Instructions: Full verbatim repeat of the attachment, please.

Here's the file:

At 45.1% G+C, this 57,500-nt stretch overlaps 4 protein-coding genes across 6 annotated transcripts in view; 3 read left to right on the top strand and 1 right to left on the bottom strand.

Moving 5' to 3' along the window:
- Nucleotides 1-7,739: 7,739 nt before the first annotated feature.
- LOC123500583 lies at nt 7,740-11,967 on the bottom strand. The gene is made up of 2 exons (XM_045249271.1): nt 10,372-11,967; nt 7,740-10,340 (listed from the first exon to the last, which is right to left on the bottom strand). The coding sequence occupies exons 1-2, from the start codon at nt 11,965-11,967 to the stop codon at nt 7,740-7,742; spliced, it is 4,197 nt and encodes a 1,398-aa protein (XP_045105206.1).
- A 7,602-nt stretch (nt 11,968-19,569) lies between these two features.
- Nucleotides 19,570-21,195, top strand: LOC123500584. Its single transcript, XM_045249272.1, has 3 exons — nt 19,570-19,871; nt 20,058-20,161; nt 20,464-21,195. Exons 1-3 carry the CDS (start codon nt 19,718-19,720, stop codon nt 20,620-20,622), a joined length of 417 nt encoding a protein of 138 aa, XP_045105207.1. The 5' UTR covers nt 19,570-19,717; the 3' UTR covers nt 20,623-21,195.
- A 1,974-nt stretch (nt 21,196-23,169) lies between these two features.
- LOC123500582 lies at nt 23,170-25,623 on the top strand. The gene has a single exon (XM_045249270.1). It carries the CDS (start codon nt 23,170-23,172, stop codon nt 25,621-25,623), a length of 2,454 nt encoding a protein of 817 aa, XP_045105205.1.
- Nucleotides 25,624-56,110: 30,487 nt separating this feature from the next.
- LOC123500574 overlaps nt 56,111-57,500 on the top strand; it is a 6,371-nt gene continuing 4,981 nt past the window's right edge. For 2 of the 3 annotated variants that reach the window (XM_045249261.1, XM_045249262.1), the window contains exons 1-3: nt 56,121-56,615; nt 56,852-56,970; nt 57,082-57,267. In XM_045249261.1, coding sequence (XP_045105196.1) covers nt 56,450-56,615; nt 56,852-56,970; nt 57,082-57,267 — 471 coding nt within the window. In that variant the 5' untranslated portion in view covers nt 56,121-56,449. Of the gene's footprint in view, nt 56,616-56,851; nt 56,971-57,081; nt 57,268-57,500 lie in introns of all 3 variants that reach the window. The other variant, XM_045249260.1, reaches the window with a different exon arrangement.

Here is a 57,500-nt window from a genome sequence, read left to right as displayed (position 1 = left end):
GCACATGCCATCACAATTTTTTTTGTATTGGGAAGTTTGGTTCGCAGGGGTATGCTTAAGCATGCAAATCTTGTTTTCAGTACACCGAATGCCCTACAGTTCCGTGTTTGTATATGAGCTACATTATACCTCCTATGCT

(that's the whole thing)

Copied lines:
At 45.1% G+C, this 57,500-nt stretch overlaps 4 protein-coding genes across 6 annotated transcripts in view; 3 read left to right on the top strand and 1 right to left on the bottom strand.

Moving 5' to 3' along the window:
- Nucleotides 1-7,739: 7,739 nt before the first annotated feature.
- LOC123500583 lies at nt 7,740-11,967 on the bottom strand. The gene is made up of 2 exons (XM_045249271.1): nt 10,372-11,967; nt 7,740-10,340 (listed from the first exon to the last, which is right to left on the bottom strand). The coding sequence occupies exons 1-2, from the start codon at nt 11,965-11,967 to the stop codon at nt 7,740-7,742; spliced, it is 4,197 nt and encodes a 1,398-aa protein (XP_045105206.1).
- A 7,602-nt stretch (nt 11,968-19,569) lies between these two features.
- Nucleotides 19,570-21,195, top strand: LOC123500584. Its single transcript, XM_045249272.1, has 3 exons — nt 19,570-19,871; nt 20,058-20,161; nt 20,464-21,195. Exons 1-3 carry the CDS (start codon nt 19,718-19,720, stop codon nt 20,620-20,622), a joined length of 417 nt encoding a protein of 138 aa, XP_045105207.1. The 5' UTR covers nt 19,570-19,717; the 3' UTR covers nt 20,623-21,195.
- A 1,974-nt stretch (nt 21,196-23,169) lies between these two features.
- LOC123500582 lies at nt 23,170-25,623 on the top strand. The gene has a single exon (XM_045249270.1). It carries the CDS (start codon nt 23,170-23,172, stop codon nt 25,621-25,623), a length of 2,454 nt encoding a protein of 817 aa, XP_045105205.1.
- Nucleotides 25,624-56,110: 30,487 nt separating this feature from the next.
- LOC123500574 overlaps nt 56,111-57,500 on the top strand; it is a 6,371-nt gene continuing 4,981 nt past the window's right edge. For 2 of the 3 annotated variants that reach the window (XM_045249261.1, XM_045249262.1), the window contains exons 1-3: nt 56,121-56,615; nt 56,852-56,970; nt 57,082-57,267. In XM_045249261.1, coding sequence (XP_045105196.1) covers nt 56,450-56,615; nt 56,852-56,970; nt 57,082-57,267 — 471 coding nt within the window. In that variant the 5' untranslated portion in view covers nt 56,121-56,449. Of the gene's footprint in view, nt 56,616-56,851; nt 56,971-57,081; nt 57,268-57,500 lie in introns of all 3 variants that reach the window. The other variant, XM_045249260.1, reaches the window with a different exon arrangement.

Here is a 57,500-nt window from a genome sequence, read left to right as displayed (position 1 = left end):
GCACATGCCATCACAATTTTTTTTGTATTGGGAAGTTTGGTTCGCAGGGGTATGCTTAAGCATGCAAATCTTGTTTTCAGTACACCGAATGCCCTACAGTTCCGTGTTTGTATATGAGCTACATTATACCTCCTATGCT